I’ve been posting images on this blog for almost a month now, so I figured it was about time that I provided a bit more information about me and my photography. I’ve been taking pictures in various forms since I was about ten, but from about my early thirties onwards, I kind of lost my interest in photography. This was mainly due to the need to lug around bulky SLR equipment. It was something which I just couldn’t do as part of my everyday life, and as a result, my camera equipment tended to stay at home most of the time.

Blue LeavesThen came smart phones, and this meant that I could easily carry a high-quality camera with me all the time. Through this, I rekindled my love of photography, and I found myself, once again, taking photos pretty much everywhere I went. Yes, smart phone cameras have a lot of limitations, and there’s a lot of types of photography which you just can’t do with them, but they allowed me to explore a specific subject which has always appealed to me: the patterns that reveal the beauty in everyday life.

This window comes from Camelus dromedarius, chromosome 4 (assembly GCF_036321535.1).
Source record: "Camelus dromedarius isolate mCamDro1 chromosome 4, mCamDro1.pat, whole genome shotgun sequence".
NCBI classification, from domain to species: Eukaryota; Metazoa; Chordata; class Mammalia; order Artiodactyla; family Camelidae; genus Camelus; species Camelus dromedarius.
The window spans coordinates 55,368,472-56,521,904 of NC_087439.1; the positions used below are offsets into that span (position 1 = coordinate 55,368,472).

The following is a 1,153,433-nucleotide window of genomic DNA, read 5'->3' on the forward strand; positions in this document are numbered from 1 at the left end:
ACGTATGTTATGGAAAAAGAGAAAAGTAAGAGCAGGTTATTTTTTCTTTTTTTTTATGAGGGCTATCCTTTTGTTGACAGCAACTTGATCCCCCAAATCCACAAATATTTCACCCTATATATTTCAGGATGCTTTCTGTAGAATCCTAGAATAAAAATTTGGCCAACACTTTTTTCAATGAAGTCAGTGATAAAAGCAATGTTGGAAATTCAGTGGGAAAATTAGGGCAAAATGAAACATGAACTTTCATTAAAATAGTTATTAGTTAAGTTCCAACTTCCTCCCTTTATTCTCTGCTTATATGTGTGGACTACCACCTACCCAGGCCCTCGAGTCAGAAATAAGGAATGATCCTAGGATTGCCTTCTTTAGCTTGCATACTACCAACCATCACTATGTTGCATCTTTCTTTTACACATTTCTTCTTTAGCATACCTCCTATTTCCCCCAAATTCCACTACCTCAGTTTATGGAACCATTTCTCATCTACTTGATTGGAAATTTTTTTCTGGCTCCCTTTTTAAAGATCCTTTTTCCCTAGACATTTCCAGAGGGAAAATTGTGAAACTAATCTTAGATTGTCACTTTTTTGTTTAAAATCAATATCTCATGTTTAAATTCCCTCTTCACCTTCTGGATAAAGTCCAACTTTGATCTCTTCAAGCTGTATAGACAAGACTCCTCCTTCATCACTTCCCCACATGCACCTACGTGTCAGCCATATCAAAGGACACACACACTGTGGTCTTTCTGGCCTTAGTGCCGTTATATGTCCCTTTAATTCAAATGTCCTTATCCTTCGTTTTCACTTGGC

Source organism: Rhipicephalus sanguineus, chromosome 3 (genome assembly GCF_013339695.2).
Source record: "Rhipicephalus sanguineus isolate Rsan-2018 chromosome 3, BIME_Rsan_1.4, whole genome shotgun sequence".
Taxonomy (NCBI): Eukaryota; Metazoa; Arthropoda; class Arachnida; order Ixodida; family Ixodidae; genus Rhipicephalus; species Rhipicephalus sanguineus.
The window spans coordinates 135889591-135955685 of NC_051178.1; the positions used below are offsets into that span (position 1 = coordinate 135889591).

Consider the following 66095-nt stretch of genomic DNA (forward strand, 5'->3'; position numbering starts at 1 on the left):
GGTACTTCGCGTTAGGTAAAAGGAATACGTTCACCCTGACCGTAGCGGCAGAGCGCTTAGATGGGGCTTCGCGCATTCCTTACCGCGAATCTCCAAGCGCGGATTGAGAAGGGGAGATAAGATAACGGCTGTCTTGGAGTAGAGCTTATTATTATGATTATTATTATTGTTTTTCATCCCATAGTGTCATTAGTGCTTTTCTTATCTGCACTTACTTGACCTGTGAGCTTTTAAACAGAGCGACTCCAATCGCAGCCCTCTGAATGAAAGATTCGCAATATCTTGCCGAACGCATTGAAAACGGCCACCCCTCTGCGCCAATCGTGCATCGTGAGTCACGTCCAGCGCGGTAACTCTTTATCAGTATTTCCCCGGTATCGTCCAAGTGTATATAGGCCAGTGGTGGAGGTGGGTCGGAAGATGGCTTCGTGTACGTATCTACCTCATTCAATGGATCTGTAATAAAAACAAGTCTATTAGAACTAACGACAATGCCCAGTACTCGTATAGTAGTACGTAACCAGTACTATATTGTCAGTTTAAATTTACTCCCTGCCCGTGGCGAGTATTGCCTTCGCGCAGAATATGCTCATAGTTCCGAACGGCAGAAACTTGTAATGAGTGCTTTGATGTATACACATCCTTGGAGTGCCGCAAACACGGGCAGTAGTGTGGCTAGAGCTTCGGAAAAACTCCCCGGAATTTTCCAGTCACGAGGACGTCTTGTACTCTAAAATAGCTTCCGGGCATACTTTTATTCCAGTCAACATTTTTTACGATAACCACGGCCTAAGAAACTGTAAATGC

I’ll admit it, I do have a slight obsession with spotting patterns, and with photographing them. Indeed, while most other people’s phones are crammed with pictures of friends and relatives, mine is surprisingly face-free. This was brought home to be when a friend’s five-year old was scrolling through my phone’s gallery, and he turned to me, a confused look on his face, and asked “Where are all the people?”

Winter BranchesThere’s two reasons why this is the case. The first is that I have prosopagnosia. This condition is also known as face blindness, and it means that I really struggle to recognise and remember faces. As a result, photographs of people are pretty much meaningless to me as I usually have no idea who the people in them are (I’ll even struggle to recognise myself in photographs if I don’t remember being there when they were taken!).